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The Rime of the Ancient Mariner

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Albatross

The Mariner shooting down the Albatross.

Samuel Taylor Coleridge (born October 1772) is most famous for his poem The Rime of the Ancient Mariner, which was first published in 1798 in Lyrical Ballads, a collection he co-wrote with William Wordsworth. Lyrical Ballads is considered one of the major texts of Romantic poetry. Coleridge was in a group called the Lake Poets, who are often considered the fore-fathers of this widespread movement of the late eighteenth and early nineteenth centuries. Within this collection, Coleridge contributed the poem The Rime of the Ancient Mariner. Coleridge was also philosopher, involved in metaphysics, literary critic and but was most noted as a poet. Alongside The Time of the Ancient Mariner, Coleridge wrote Kubla Khan, though never finished. Mary Shelley grew up with the influence of Coleridge through her father who often disagreed with his views, but respected the man, often invited him into their home. It is said that Mary Shelley hid behind a couch and listened to Coleridge reciting his famous poem, and that is why it is one of her influences throughout Frankenstein. Throughout his life, Coleridge was continuously ill, mentally and physically and became addicted to opium as an escape from his diseased body. He died of heart failure in 1834.


Synopsis Edit

The Rime of The Ancient Mariner was written in 1798 as part of Coleridge and Wordsworth's collection of poetry in Lyrical Ballads. This is Coleridge’s longest major poem and began a great shift into modern Romantic literature.  There are many characters within this poem, but the main are that of the Mariner and the Wedding Guest to whom he tells his story. We find the Mariner out at sea with his crew of 200. His crew cares and cherishes an Albatross that they come across while at sea. The mariner decides to kill it and he has to face the consequences. He is approached by Death and an Angel of Life who loved the creature and the mariner is found alone at sea after she rolls dice with the Mariner for the crew's fate.  The Mariner doesn’t feel truly sorry, and is unable to pray throughout the process of being alone. Once he is finally able to understand his guilt, we finally are faced with him praying. In the frame narrative the readers encounter a story in which the Mariner istelling his story to a random guest at a wedding, which we are lead to believe is forced upon him for all eternity. This text is very well known for it is known as one of the few “father’s” of Romantic literature. Also, being one of Coleridge’s few masterpieces; literary scholars are intrigued by his writing. “His poems of this period, speculative, meditative, and strangely oracular, put off early readers but survived the doubts of Wordsworth and Robert Southey to become recognized classics of the romantic idiom.” (Poetry Foundation)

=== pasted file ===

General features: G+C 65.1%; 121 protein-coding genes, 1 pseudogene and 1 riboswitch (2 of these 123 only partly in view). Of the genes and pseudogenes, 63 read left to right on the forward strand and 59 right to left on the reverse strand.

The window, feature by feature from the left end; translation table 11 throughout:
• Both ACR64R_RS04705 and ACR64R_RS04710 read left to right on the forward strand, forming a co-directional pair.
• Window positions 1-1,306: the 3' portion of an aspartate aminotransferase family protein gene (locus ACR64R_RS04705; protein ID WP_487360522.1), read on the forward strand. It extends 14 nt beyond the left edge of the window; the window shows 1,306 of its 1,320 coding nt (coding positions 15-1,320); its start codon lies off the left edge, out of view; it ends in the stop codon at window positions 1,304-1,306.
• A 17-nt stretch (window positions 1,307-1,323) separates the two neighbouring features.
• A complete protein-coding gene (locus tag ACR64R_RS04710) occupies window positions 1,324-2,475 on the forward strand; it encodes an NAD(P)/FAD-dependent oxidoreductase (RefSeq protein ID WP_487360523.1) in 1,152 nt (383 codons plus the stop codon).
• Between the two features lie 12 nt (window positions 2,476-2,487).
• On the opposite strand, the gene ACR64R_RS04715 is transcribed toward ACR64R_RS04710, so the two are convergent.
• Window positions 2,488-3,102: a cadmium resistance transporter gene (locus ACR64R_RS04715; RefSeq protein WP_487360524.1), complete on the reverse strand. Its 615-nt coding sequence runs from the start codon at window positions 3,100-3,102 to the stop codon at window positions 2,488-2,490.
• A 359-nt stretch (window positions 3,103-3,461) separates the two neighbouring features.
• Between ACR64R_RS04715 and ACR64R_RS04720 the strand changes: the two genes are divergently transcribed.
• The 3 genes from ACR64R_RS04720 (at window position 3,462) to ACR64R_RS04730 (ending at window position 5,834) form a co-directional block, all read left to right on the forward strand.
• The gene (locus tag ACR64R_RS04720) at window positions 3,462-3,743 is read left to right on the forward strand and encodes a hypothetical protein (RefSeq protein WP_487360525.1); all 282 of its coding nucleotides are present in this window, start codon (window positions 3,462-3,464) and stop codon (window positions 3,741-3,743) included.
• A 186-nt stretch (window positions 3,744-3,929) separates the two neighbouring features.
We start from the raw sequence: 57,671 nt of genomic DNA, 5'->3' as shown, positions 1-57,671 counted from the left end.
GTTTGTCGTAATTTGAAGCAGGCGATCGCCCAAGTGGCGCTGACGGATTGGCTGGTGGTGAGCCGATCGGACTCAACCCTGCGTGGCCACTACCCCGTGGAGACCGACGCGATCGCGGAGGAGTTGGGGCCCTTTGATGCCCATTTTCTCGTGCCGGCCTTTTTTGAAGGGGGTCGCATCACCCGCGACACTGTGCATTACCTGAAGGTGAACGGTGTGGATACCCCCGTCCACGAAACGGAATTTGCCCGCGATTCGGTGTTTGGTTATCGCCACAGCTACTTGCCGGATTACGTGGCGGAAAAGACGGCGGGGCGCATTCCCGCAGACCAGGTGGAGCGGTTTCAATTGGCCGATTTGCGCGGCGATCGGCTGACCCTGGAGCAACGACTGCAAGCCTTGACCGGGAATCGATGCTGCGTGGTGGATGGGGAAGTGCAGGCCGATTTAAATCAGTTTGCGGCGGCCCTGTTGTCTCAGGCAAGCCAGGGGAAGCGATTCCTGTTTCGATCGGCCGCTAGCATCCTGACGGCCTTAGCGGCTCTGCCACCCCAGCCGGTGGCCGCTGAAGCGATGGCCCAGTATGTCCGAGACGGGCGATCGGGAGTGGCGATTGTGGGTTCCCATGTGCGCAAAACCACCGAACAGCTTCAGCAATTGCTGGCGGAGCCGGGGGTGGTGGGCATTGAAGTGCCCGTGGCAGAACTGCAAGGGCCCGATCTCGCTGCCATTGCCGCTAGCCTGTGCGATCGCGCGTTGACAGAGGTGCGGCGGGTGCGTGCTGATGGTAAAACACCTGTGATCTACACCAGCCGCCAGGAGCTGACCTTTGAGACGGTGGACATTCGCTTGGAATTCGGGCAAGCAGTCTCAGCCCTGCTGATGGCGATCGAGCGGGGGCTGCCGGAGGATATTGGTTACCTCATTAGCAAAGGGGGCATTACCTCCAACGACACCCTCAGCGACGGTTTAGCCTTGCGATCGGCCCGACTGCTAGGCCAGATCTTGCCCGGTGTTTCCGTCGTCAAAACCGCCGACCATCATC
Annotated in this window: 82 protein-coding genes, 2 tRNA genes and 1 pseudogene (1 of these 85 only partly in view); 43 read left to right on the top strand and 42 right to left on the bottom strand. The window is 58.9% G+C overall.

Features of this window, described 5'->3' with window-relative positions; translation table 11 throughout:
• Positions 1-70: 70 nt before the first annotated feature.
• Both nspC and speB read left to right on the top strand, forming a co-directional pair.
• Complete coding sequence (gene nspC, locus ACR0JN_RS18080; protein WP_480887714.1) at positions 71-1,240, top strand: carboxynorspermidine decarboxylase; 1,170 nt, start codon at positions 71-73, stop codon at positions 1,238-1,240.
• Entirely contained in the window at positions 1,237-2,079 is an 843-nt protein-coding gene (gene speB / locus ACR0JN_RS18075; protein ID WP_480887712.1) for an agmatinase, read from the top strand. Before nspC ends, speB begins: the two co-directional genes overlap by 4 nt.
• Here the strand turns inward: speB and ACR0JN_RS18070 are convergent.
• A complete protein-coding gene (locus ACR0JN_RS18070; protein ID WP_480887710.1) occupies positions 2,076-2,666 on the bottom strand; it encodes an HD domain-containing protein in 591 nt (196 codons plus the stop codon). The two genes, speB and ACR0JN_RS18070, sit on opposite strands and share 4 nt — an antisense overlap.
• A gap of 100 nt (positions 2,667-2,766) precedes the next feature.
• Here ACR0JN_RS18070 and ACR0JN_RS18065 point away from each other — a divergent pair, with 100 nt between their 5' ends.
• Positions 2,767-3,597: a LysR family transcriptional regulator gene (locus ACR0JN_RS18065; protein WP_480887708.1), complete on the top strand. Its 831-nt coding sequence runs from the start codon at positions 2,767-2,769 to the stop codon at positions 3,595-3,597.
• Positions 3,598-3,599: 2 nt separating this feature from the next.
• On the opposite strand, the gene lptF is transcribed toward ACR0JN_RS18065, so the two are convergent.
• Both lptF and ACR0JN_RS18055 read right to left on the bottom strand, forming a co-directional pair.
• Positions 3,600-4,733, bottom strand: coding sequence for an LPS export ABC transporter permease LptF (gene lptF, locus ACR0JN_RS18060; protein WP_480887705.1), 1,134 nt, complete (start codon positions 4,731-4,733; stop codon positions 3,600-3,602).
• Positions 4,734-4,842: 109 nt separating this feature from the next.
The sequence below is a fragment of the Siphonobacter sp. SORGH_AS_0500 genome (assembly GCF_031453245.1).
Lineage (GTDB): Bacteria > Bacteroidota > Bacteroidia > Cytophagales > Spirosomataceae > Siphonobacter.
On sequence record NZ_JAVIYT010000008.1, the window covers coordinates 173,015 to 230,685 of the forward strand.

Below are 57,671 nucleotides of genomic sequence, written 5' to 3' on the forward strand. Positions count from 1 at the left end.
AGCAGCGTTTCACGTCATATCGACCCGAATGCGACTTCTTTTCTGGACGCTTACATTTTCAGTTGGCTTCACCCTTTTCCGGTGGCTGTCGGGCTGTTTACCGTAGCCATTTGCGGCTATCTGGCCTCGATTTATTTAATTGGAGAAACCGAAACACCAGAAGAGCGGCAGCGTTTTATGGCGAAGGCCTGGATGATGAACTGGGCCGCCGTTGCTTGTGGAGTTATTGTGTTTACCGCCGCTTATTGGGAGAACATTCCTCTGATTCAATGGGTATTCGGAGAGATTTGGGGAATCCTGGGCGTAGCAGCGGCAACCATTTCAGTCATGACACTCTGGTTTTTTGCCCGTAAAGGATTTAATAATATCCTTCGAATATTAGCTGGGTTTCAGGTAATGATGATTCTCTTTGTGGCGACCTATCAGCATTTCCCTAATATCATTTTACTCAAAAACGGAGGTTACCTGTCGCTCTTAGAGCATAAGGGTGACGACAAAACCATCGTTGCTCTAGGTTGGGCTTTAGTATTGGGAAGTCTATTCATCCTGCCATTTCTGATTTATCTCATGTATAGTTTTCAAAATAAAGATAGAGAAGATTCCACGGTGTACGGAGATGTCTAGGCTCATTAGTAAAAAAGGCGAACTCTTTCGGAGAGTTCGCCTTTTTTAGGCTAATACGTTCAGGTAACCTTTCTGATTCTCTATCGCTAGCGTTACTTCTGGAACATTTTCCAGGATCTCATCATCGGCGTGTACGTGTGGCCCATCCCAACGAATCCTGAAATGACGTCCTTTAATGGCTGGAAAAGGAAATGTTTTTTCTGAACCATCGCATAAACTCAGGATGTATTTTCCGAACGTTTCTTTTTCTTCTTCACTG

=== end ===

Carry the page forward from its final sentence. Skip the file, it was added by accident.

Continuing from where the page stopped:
Major Themes/Scenes Edit

Consequences of Destroying Nature Edit

With the shift into the Romantic period, nature became a main staple in the literature of the time. Coleridge here, in The Rime of the Ancient Mariner focuses on a theme of destroying something they found so beautiful. When the crew first sees with the Albatross, they admire it, but once the Mariner kills it, things start to go wrong. They seem to have full control when they have not done anything to affect or harm nature, but once they do, the power of nature seems to take over. We see these in several different scenes, such as the powerful wind dying and roaring, the sun brightening (and glaring) then dimming, and the rain pouring and stopping. Nature is a character in itself, when it comes to its reactions with the other characters in the poem. In [Part the Fourth] the Mariner is faced with all the dead men, and speaks of the “slimy things that lived, [and] so did [he]”. At this point, the readers are faced with the fact that nature is truly alive and majestic. Although, the Mariner uses negative connotations towards these creatures of nature, he eventually understands their beauty and repents. The theme of nature is one of the strongest themes not only in Coleridge’s poem but in all of Romantic literature. Bringing forth the idea of how powerful nature can be in beauty and destruction was birthed in this poem.